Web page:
So, in terms of goals, sometimes, during certain seasons of my life, these are the only goals I can think about on a daily basis, but these are generally not the kinds of goals people are talking about when they tell you that you need to have them and ask you whether you’re working on them everyday. I’ve found that when people ask about your life pursuits, they often want to know just that: what are you working on and trying to do with your life? What milestones are you trying to accomplish? What grand and master plan are you working on for your life? What are you ultimately trying to achieve? People often want to hear our specific life goals, visions, and dreams that we can start feeling guilty and insecure if we don’t quite know, at some given moment, what those life goals, visions, and dreams are. And why may we not know? Because for some of us, it takes time—time to think about what we really want in and out of life. It takes time to think about what we want to achieve, accomplish, and contribute to our community, society, and the world. For some of us, before we set and make genuine, meaningful goals and plans, we have to give ourselves time to actually think about what we really want. We shouldn’t have goals just for the sake of having them. We should have them because they are directly tied to outcomes that we would like to achieve and see—a true vision. And in order to know what you would really like to see—for yourself, your family, your community, society, and world around you—it may take time and maybe a lot of time to meaningfully think about, think through, and adopt a clear vision of what that looks like and, therefore, what you really want. After all, what’s the point of setting and having goals if they’re not a means or a method tied to helping you get to what and where you want to be?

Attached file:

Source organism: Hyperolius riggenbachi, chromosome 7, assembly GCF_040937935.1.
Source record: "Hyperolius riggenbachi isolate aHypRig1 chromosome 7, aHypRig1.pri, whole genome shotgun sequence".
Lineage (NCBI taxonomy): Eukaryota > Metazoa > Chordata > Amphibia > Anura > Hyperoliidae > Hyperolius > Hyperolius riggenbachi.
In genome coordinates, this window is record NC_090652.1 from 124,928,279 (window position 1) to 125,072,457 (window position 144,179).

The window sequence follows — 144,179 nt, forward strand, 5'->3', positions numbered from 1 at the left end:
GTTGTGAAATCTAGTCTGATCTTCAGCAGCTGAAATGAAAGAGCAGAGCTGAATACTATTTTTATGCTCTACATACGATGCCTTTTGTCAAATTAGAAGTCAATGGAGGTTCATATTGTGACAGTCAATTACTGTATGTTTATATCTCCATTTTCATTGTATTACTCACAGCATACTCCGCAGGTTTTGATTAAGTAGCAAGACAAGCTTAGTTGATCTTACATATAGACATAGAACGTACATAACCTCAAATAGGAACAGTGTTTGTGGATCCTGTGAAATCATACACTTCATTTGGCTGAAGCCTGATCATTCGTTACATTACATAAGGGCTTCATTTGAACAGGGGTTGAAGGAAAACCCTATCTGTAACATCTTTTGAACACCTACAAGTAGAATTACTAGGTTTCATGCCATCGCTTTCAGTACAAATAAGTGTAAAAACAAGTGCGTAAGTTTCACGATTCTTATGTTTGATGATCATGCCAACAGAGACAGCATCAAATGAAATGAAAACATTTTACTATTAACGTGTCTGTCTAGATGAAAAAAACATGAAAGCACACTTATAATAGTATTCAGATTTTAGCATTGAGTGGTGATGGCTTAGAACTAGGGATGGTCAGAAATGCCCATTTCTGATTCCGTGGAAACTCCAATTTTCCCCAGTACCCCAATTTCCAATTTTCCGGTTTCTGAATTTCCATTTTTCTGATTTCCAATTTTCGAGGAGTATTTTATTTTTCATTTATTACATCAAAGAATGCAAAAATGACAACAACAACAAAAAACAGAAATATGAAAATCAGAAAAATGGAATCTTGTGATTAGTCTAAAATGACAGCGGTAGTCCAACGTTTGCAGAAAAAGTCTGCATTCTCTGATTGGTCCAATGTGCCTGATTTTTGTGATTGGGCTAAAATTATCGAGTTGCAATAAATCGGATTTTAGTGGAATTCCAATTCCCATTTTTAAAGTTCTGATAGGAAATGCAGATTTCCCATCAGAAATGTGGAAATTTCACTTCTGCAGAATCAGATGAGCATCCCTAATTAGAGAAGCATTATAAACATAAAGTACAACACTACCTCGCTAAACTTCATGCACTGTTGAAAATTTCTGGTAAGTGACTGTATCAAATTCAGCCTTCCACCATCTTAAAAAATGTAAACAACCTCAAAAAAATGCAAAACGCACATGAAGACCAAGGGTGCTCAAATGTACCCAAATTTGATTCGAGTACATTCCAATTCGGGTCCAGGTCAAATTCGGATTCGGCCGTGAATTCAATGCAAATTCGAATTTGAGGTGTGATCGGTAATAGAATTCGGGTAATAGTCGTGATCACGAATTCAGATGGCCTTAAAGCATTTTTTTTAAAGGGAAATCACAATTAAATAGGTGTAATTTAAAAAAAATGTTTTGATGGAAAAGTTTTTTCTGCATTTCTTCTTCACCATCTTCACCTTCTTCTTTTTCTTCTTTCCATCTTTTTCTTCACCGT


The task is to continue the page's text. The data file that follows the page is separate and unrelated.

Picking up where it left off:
When I was in law school, I had a professor, who did something that none of my other professors did. For final exams, all of the other professors instructed the proctors to distribute at the beginning of the exam period the essay questions along with the blue books where we would write our essays in response to the questions. So, students received the questions and answer booklets at the same time. This other professor, on the other hand, did things differently. He added one hour to the length of his final exam periods and instructed the proctors to distribute only the exam questions for the first hour, and during this hour, we were supposed to simply read the questions and think—think about the questions and how we plan to answer them. That’s it! During that first hour, we couldn’t start writing any answers to the questions, but we were to use that hour to carefully think through the questions and how we wanted to construct our answers. Again, that’s it! Then, after the hour passed, we received the blue books so that we could write out and articulate our well-thought-out and thought-thru answers in response to the essay questions. Did this professor have to withhold the blue books for the first hour to force students to think before they wrote? No, but he knew that some students have a tendency to start answering questions without taking adequate time to think first and then write. I believe the same holds true for goal-setting.
Let’s not set goals just for the sake of being able to say we have them, and let’s not set randomly-rushed goals of no true significance that do not genuinely reflect who we are and who and what we truly want to be. Take time to think. Maybe even that is a goal worth setting: the goal of carving out time to think about what further goals you want for yourself. Here’s the reality: whatever goals you set regardless of why you’ve set them, if you’re an ambitious person, you’re going to go after the goals you’ve set for yourself. But here’s the point, don’t rush! Take time to really think about what you truly want and who you truly want to be. Then, let time and thought shape your goals so that they are genuinely and meaningfully attached and anchored to helping you achieve the vision that you truly want to achieve.
Like you, Katrina loves seeing people in healthy relationships (with themselves and others) that they genuinely enjoy and not just simply tolerate. This blog is dedicated to achieving that vision.